Money Talk Podcast, Friday Jan. 19, 2018
Landaas & Company newsletter January edition now available.
Advisors on This Week’s Show
(with Max Hoelzl and Joel Dresang)
Week in Review (Jan. 16-20, 2018)
Significant economic indicators & reports
Markets and government offices closed for observation of Martin Luther King Jr. Day
No significant releases
The Federal Reserve reported that industrial production gained in December for the third time in four months, despite a weak showing for manufacturing. Utilities and mining led the monthly gain. The Fed said industries expanded output by an annual rate of 8.2% in the fourth quarter, partly driven by a rebound following hurricanes Harvey and Irma. For the year, industrial production increased 3.6%, the largest year-to-year gain since 2010, the first full year after the recession. The same report showed capacity utilization, a leading indicator of inflationary pressure, rose to its highest point since February 2015 but stayed well below its long-term average.
The pace of home building stalled in December, according to the Department of Commerce. Housing starts were on a 1.19 million-unit annual pace, down 8.2% from November’s pace and down 6% from December 2016. The rate remained above recessionary levels but was less than half of the 2005 peak. The same report – whose figures are volatile month-to-month – showed a slower pace for building permits, although mostly because of declines in multi-family housing projects. Authorizations for single-family houses have risen four months in a row and reached the highest rate since August 2007. That suggests a continued moderate pace in housing starts, which housing economists say is not keeping pace with demand.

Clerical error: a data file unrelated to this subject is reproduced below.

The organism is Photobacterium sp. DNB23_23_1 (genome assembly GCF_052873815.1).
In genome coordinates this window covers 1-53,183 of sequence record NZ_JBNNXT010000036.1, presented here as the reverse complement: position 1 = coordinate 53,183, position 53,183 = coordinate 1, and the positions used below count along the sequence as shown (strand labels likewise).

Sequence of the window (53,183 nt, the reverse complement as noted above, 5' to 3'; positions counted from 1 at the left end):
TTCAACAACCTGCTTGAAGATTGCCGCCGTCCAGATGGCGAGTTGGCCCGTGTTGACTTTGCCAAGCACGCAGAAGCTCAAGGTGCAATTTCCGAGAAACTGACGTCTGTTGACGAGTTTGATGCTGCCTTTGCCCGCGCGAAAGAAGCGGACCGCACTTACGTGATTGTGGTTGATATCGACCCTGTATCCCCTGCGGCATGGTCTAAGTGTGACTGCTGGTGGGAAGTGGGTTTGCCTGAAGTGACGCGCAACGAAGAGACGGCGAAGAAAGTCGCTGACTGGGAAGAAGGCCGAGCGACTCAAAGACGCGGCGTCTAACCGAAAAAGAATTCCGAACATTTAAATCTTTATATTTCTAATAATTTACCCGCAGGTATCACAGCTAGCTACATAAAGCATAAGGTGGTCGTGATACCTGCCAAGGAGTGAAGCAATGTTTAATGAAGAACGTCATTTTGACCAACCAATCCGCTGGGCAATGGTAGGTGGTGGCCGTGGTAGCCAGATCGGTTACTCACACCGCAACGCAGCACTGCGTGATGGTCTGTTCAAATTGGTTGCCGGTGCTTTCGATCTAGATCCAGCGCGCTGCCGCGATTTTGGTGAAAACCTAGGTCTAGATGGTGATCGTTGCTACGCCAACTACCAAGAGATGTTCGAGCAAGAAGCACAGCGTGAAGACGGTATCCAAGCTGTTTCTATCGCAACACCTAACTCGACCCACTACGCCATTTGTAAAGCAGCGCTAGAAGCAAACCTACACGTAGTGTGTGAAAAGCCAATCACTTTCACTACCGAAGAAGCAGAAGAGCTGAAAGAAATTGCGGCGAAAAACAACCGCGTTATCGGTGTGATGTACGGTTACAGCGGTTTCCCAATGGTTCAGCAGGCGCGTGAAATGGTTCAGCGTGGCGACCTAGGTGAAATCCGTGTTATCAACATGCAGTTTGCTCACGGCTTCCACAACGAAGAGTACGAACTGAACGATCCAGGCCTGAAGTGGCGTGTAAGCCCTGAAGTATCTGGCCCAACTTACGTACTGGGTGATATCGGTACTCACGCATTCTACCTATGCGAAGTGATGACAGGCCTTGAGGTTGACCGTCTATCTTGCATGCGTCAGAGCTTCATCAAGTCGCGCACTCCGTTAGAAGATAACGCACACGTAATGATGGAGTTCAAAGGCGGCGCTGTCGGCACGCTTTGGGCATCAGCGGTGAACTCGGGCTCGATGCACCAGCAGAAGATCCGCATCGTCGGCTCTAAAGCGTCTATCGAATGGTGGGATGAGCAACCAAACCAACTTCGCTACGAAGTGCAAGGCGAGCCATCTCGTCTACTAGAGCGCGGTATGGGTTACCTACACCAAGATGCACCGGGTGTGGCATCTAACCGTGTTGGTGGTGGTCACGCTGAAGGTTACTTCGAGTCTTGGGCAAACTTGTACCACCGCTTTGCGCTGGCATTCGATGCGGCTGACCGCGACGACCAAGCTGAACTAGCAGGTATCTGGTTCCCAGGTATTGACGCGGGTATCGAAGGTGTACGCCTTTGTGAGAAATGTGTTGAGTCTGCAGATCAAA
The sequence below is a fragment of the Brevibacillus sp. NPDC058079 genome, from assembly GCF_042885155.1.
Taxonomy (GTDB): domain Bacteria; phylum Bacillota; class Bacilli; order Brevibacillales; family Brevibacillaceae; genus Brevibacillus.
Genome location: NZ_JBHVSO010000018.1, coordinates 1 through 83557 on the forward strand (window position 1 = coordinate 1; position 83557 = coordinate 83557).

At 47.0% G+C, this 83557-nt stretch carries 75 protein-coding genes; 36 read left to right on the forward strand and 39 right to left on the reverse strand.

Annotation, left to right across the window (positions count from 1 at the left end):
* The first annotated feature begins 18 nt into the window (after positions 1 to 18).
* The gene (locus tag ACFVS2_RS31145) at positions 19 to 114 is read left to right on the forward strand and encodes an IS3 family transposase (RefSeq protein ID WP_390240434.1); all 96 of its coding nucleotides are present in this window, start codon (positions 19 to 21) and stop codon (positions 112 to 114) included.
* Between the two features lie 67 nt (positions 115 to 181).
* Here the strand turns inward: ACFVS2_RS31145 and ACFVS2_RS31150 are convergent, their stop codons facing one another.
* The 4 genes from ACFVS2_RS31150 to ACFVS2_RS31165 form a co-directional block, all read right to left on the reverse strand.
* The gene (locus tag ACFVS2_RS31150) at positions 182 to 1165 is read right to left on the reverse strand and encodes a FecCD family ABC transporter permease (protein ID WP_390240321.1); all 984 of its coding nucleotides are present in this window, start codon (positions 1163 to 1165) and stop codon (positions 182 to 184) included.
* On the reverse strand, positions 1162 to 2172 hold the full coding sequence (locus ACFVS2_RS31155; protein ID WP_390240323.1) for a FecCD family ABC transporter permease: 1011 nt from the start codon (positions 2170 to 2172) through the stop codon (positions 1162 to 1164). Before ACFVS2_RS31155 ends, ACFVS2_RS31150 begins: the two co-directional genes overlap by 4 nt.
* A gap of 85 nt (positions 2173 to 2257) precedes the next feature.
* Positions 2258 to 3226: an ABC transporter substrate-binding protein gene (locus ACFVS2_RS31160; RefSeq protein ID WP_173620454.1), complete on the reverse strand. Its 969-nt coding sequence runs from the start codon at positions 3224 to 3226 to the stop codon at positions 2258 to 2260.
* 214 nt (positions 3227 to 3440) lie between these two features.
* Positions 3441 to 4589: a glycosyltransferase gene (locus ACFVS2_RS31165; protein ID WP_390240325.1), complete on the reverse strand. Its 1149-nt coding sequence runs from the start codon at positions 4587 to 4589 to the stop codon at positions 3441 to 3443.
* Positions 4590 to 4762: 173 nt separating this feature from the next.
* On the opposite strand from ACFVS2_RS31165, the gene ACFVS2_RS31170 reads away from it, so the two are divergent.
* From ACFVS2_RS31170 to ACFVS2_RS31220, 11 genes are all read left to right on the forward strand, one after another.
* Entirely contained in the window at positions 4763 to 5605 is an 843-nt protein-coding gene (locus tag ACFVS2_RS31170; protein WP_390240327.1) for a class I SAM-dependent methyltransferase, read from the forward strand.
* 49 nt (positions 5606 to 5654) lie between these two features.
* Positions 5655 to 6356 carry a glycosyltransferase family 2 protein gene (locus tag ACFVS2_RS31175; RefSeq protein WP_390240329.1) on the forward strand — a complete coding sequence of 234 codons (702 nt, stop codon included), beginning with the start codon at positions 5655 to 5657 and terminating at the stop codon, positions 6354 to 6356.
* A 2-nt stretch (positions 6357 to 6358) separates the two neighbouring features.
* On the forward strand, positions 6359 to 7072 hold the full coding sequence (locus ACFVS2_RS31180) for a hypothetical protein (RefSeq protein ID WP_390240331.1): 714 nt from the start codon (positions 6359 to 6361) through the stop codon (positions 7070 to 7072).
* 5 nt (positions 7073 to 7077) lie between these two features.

The moving four-week average for initial unemployment claims fell for the first time in five weeks, as data settle from the ebb and flow of temporary year-end holiday hiring. The leading indicator of firings and layoffs remains 31% below the 50-year average, where it has been each week since the beginning of 2013, according to Labor Department data. That suggests employers continue to be reluctant to let workers go, a sign of labor market strength that should help fuel consumer spending.
A preliminary look at January consumer sentiment from the University of Michigan surveys suggested Americans are feeling slightly less confident about economic conditions. Overall sentiment remains near 17-year highs, according to the university’s longstanding index. In particular, consumers are relatively content with their personal financial situations and short-term spending plans. Consumer spending accounts for more than two-thirds of U.S. economic activity.
Where the Markets Closed for the Week
- Nasdaq – 7,336, up 75 points or 1.0%
- Standard & Poor’s 500 – 2,810, up 12 points or 0.4%
- 10-year U.S. Treasury Note – 2.64%, up 0.09 point
- Dow Jones Industrial– 26,071, up 268 points or 1.0%